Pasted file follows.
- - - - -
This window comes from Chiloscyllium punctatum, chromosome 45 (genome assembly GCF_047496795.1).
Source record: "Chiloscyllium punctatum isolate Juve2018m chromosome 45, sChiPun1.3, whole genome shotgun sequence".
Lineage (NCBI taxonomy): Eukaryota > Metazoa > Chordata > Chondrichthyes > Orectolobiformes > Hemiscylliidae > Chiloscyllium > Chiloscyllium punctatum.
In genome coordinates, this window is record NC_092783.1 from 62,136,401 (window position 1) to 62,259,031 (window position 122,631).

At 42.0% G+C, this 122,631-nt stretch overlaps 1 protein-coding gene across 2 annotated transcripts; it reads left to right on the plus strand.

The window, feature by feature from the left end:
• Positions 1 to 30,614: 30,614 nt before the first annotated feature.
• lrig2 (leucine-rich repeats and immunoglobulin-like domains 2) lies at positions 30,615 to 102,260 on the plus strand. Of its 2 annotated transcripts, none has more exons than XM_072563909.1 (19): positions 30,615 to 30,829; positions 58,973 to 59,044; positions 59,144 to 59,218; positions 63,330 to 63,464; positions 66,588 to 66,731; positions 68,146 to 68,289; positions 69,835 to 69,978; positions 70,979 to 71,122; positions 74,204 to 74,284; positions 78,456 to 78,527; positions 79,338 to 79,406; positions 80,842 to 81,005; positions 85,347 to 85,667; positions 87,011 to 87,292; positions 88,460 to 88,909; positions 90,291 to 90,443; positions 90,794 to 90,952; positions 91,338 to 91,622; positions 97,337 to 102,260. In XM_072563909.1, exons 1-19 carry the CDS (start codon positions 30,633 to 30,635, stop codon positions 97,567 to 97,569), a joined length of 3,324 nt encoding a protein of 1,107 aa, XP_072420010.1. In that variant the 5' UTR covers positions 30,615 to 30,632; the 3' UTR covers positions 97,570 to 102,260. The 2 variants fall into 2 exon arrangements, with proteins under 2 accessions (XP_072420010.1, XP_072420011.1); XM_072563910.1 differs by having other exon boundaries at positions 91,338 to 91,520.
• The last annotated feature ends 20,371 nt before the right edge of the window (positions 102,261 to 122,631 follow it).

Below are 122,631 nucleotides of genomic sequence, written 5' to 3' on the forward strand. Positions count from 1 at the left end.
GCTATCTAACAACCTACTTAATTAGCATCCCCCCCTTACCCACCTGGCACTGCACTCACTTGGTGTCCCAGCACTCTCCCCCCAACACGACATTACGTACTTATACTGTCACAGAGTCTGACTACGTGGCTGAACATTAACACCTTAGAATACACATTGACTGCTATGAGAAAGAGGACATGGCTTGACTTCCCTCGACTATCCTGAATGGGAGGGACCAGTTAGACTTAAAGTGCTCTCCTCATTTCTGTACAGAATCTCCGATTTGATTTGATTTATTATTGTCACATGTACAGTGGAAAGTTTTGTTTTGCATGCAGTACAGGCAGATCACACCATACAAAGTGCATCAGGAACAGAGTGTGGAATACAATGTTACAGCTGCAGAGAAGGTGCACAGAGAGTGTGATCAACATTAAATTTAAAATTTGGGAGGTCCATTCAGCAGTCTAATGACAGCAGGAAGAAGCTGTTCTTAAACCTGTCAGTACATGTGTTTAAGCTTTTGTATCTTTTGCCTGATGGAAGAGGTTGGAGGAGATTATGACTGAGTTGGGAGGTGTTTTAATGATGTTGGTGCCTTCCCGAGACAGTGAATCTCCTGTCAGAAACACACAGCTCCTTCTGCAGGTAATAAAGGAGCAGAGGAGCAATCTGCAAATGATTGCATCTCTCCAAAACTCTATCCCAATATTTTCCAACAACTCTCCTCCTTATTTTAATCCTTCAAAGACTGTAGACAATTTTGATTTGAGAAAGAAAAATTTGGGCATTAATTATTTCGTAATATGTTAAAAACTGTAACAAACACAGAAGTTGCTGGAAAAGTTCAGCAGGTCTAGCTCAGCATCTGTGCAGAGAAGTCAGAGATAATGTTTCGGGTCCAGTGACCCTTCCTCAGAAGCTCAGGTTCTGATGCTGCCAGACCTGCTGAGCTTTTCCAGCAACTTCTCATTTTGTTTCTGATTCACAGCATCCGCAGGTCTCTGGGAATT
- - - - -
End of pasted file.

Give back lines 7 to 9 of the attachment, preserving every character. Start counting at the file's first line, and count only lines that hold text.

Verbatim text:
• Positions 1 to 30,614: 30,614 nt before the first annotated feature.
• lrig2 (leucine-rich repeats and immunoglobulin-like domains 2) lies at positions 30,615 to 102,260 on the plus strand. Of its 2 annotated transcripts, none has more exons than XM_072563909.1 (19): positions 30,615 to 30,829; positions 58,973 to 59,044; positions 59,144 to 59,218; positions 63,330 to 63,464; positions 66,588 to 66,731; positions 68,146 to 68,289; positions 69,835 to 69,978; positions 70,979 to 71,122; positions 74,204 to 74,284; positions 78,456 to 78,527; positions 79,338 to 79,406; positions 80,842 to 81,005; positions 85,347 to 85,667; positions 87,011 to 87,292; positions 88,460 to 88,909; positions 90,291 to 90,443; positions 90,794 to 90,952; positions 91,338 to 91,622; positions 97,337 to 102,260. In XM_072563909.1, exons 1-19 carry the CDS (start codon positions 30,633 to 30,635, stop codon positions 97,567 to 97,569), a joined length of 3,324 nt encoding a protein of 1,107 aa, XP_072420010.1. In that variant the 5' UTR covers positions 30,615 to 30,632; the 3' UTR covers positions 97,570 to 102,260. The 2 variants fall into 2 exon arrangements, with proteins under 2 accessions (XP_072420010.1, XP_072420011.1); XM_072563910.1 differs by having other exon boundaries at positions 91,338 to 91,520.
• The last annotated feature ends 20,371 nt before the right edge of the window (positions 102,261 to 122,631 follow it).